Measuring Workforce Skills: Time, Rank, or Knowledge?

comments Commentstotal0
Educators in the United States seem obsessed with measuring the skills of their students. We administer our own Common Core State Standards, the Partnership for Assessment of Readiness for College and Careers and SmarterBalanced tests, the SAT and ACT, the National Assessment of Educational Progress, as well as the international Program for International Student Assessment and the Trends in International Mathematics and Science Study. American students, schools, governments, and organizations spend hundreds of millions of dollars each year on these measurement schemes. We spend another chunk of millions to accredit schools and colleges to ensure they they are performing their duty.

Do these schemes truly ensure the skills we need for the modern workforce going forward?

Most of them measure time and rank, but few measure knowledge and skill.


To most students, and most accrediting agencies, it's how long you sit in class that matters. That's what you get credit for. The universal high school movement that succeeded from 1900 to 1990 in moving the U.S. graduation rate from 5% to 90% was based on requiring high schools to offer courses that met for a substantial amount of time: to be accredited, you had to offer a biology course of at least 135 hours duration. A student who endured this earned three credits in what was called the Carnegie Unit system, named for the man who funded the national commission that designed this scheme in the early years of the 20th century. The same approach found its way into the accreditation of colleges. Time = credit, credits = diploma.

This time-based approach arose because the commission found it difficult to define exactly what a graduate should know and be able to do. Everyone at that time could agree that young people needed to be in school; so we set our graduation requirements in terms of hours of study: 3 hours of math, 4 of english, 4 of history, and so forth. A scale all could understand, and easily measure. This approach remains in force in most of the United States, for both schools and colleges.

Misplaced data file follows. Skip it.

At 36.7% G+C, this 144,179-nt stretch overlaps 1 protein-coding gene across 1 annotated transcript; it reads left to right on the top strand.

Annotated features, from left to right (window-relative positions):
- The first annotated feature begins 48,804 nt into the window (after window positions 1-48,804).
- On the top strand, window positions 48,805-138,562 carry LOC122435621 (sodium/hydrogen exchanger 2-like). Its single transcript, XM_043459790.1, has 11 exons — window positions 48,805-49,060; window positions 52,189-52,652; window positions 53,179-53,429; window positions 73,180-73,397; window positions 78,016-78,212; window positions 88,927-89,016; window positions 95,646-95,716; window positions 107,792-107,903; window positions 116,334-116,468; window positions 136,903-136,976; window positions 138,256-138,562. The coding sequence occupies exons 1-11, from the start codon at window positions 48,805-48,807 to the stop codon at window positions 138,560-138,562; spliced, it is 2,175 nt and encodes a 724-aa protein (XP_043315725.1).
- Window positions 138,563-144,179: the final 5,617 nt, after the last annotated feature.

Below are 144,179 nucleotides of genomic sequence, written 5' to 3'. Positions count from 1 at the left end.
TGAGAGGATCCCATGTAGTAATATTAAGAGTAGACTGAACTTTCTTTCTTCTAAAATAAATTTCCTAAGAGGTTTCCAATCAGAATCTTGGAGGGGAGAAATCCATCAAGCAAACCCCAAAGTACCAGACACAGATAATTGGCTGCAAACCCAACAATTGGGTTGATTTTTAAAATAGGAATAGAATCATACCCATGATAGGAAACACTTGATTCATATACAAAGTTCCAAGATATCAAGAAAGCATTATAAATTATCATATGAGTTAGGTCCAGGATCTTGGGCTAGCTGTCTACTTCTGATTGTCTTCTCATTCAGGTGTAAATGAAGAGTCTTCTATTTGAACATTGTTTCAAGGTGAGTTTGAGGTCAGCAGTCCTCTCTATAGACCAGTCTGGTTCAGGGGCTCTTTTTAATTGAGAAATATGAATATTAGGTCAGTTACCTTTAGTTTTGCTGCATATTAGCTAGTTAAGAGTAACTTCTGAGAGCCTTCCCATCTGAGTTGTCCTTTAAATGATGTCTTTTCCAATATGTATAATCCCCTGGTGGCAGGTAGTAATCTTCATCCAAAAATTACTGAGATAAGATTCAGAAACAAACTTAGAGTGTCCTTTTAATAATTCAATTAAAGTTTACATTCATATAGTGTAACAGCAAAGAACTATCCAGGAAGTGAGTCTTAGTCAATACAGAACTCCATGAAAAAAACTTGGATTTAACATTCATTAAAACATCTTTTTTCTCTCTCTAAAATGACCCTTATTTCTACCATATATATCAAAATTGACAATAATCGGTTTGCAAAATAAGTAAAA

At the same time, the standardized testing movement emerged. Alfred Binet and others developed easy-to-administer paper and pencil tests to rank-order draftees for the armed forces in World War I. These tests were designed quickly to separate the bright from the dull, the officer candidates from the infantry, the acceptable conscripts from the incapable rejects. Few nations took the time to discuss and agree on what a good soldier needed to know or be able to do, and even if they did they could not afford the time and energy required to make a rational assessment of each individual. So we created a simple test that ranked everyone on the same scale, and produced a single number that represented the conscript's capability.

In fact, the questions on the army admission tests had little to do with being a soldier; the questions were selected because they did a good job at ranking candidates quickly and reliably along a normal distribution. The standardized tests that we use today, listed above, follow this same tradition: they rank students of a certain age along a nice neat scale of percentiles. The questions on the test are for the most part irrelevant and out-of-context; they do not directly measure the knowledge and skill of an educated person. Try it yourself -- take the sample online tests offered at the links above. They are the same kinds of questions your great-grandfather faced on the Army Intelligence test, and that you confronted in the bubble-tests you took in the fifth grade. The questions are chosen because they have proven themselves to rank people reliably on a standard distribution, that's all.

Time and rank: this is what we use today to measure the skills of our workforce. We sit them in school for the requisite number of hours; and we periodically ranked them on a standardized norm-referenced test. Whether they know anything useful is irrelevant under either measure. With time we know that you sat in Biology class for 8,134 minutes. But we have no idea whether or not you know anything about cells and plants and animals. With rank we know that you know a little more than the person behind you, and a little less than the person in front of you, about something. But we have no idea whether you know anything worth knowing, or are ready to take your place as a valuable contributor to society, or to succeed in college, or to enter the workforce.